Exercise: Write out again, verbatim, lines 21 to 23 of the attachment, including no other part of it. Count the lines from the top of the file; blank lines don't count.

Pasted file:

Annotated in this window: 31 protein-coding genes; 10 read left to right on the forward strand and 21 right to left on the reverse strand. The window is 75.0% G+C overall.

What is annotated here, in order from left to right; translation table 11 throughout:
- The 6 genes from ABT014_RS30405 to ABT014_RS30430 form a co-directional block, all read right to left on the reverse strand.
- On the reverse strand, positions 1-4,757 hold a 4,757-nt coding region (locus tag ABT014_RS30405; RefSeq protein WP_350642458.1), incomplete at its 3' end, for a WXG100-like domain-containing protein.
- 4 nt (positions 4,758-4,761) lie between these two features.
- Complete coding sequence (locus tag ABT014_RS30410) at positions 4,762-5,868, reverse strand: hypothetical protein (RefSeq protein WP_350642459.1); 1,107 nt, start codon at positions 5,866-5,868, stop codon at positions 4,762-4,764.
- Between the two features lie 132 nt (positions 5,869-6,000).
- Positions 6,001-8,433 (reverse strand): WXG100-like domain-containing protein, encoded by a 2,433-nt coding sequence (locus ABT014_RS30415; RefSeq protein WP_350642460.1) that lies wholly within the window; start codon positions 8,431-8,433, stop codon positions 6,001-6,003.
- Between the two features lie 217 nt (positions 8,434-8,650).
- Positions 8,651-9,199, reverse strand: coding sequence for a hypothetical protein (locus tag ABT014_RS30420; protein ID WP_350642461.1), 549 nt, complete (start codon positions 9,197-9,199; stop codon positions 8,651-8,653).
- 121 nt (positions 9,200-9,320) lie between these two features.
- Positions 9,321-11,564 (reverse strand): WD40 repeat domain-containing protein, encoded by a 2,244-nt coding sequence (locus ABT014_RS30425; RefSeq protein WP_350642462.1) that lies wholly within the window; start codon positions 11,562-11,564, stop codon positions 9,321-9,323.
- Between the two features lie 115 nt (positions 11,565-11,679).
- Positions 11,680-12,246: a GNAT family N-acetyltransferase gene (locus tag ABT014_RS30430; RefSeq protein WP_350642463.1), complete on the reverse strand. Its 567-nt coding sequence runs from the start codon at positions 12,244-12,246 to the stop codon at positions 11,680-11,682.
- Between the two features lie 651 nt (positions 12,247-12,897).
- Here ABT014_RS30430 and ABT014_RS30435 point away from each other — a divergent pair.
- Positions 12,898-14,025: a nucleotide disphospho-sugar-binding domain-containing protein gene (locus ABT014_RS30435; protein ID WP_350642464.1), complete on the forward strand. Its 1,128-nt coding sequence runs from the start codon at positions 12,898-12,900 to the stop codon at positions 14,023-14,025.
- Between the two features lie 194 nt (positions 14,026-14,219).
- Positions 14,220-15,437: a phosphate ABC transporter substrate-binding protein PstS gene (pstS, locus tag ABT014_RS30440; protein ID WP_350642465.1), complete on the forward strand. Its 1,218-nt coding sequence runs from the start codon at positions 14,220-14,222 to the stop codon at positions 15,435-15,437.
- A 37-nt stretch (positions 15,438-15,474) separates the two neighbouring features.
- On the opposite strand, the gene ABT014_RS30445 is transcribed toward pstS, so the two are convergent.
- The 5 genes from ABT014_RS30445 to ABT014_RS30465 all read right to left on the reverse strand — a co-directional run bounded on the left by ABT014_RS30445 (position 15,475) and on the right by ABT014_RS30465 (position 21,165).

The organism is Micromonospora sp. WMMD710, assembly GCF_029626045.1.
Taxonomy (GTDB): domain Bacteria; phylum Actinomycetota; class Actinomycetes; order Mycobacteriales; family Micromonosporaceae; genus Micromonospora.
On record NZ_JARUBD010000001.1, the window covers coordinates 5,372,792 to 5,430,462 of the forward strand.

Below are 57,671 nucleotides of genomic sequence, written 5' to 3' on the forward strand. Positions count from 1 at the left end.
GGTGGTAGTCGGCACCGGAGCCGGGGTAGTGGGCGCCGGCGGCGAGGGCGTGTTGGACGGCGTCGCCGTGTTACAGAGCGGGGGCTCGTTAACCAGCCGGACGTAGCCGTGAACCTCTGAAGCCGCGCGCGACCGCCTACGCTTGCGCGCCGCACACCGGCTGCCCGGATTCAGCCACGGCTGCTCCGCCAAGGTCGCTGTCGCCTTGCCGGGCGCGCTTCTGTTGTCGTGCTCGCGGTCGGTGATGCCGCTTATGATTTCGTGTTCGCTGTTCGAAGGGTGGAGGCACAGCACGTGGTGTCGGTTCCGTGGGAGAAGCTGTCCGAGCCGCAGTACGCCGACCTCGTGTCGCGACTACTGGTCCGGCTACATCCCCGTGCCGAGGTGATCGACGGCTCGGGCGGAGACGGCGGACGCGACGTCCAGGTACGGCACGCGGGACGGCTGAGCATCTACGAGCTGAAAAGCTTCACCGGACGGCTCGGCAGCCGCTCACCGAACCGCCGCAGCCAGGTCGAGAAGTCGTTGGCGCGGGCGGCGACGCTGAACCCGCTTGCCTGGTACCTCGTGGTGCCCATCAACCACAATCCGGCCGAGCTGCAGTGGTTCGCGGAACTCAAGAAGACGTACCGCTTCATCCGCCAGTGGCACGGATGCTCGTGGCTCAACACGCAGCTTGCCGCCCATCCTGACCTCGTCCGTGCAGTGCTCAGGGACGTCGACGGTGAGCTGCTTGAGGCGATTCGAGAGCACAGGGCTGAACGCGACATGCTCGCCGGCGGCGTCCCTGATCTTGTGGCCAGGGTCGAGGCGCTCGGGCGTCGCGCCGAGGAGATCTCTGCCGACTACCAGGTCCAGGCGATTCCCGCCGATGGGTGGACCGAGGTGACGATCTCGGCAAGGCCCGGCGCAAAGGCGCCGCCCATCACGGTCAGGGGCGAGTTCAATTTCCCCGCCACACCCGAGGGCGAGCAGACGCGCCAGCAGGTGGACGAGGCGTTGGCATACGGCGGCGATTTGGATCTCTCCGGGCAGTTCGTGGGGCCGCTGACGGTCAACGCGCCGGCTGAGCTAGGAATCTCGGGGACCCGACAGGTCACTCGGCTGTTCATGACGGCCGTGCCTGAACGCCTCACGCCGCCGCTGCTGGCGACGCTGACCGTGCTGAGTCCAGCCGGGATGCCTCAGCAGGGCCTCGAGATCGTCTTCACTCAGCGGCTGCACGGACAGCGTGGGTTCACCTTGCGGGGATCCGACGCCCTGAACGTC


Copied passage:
- On the opposite strand, the gene ABT014_RS30445 is transcribed toward pstS, so the two are convergent.
- The 5 genes from ABT014_RS30445 to ABT014_RS30465 all read right to left on the reverse strand — a co-directional run bounded on the left by ABT014_RS30445 (position 15,475) and on the right by ABT014_RS30465 (position 21,165).

The organism is Micromonospora sp. WMMD710, assembly GCF_029626045.1.